Also read: Court failed to deliver justice in Shankar honour killing case: activist Henri Tiphagne

Mamta‘s son is three-and-a-half years old now. Both live with Amit’s parents. Mamta, a law graduate, who has also completed her Master’s in Law from MJRP University Jaipur, told The Federal that she intended to ‘fight caste killings.’

Mamta’s case does not fall into the established framework of ‘honour killing.’ In fact, she comes from the Jat community which falls in the OBC category, while Amit belongs to the Nair community in Kerala which is considered to be an upper caste.

Mamta had tried to convince her family that Nairs belonged to the Savarna caste in Kerala. “I tried to tell them not because I have anything to do with this caste hierarchy, but I thought I could make them understand,” said Mamta.

“They were clueless about south India, the people, the culture or the kind of caste system practised here. For them, south India is an alien world, very different from what they know and what they are,” Mamta told The Federal.

Case records say Jeevan Ram Chaudhary, Bhagvani Devi, and Mukesh Chaudhary continued to threaten to kill Amit if Mamta stayed with him. They forced Mamta to sign a written agreement relinquishing all her rights over the ancestral property.

Unable to bear the torture from her parents, Mamta had filed a complaint at Karni Vihar police station in Jaipur on November 23, 2015. The complaint clearly mentioned how her family was constantly threatening to kill her husband.

The complaint was treated as a ‘family dispute.’ Mamta’s parents had ‘apologised’ to her then and the complaint was withdrawn.

Also read: Maruthi Rao, prime suspect in Miryalaguda honour killing, found dead

What was even more unfortunate was that Amit was not a stranger to Mamta’s family. Mukesh Chaudhary and Amit were friends. “They knew each other since class XI and they studied together. He was like a member of the family. A few years ago, Mukesh had an accident and it was Amit who nursed him back to health. Mamta’s parents too knew Amit,” said Smita Nair, Amit’s sister.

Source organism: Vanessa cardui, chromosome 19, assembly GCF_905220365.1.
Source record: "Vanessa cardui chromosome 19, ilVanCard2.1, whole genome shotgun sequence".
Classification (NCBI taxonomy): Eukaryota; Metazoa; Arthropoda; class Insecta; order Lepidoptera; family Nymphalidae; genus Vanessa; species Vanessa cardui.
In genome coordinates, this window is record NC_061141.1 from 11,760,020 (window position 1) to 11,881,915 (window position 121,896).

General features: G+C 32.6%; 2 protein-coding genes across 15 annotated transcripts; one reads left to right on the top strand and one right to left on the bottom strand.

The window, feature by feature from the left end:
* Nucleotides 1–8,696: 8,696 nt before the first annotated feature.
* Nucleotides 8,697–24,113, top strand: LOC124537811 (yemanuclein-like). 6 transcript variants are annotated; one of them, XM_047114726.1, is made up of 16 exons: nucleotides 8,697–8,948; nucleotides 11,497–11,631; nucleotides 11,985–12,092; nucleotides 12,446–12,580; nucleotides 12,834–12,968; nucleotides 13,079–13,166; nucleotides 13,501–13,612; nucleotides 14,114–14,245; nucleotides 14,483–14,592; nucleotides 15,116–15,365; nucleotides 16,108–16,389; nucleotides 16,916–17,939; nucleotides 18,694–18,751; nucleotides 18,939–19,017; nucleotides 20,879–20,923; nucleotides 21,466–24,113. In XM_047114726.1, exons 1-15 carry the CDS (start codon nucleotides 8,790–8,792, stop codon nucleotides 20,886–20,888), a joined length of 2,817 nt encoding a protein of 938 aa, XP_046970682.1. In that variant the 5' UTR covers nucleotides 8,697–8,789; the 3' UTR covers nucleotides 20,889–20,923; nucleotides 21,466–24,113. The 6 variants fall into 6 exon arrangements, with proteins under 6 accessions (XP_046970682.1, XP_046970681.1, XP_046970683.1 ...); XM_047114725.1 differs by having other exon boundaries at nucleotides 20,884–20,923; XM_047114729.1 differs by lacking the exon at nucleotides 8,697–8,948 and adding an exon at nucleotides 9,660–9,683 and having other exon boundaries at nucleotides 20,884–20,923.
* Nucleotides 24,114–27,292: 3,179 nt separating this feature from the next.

“What ‘honour’ have they gained finally? The family is broken; their only son is in jail, and they have caused irreversible damage to the life of their only daughter. What do people gain from caste pride? I am unable to understand,” said Smita in a conversation with The Federal.

Smita also pointed out that Mamta’s parents have not shown any remorse after the killing.  “Someone who visited them in jail told us that they still believe that what they have done is right. They believe they have upheld the caste pride and set an example to society,” said Smita. According to Mamta’s parents, they have restored their ‘lost honour’ by killing their own son-in-law.

Kavitha Sreevasthava, an activist associated with PUCL, who has strongly supported Mamta in her legal battle told The Federal that this was a clear case of honour killing. But an honour killing need not always be connected only to caste, she added.

“It is more about a woman exercising her choice over her body and sexuality,” said Kavitha, adding that this crime had multiple layers of ‘pride’, which blinded them to commit such a heinous crime without a thought of the consequences.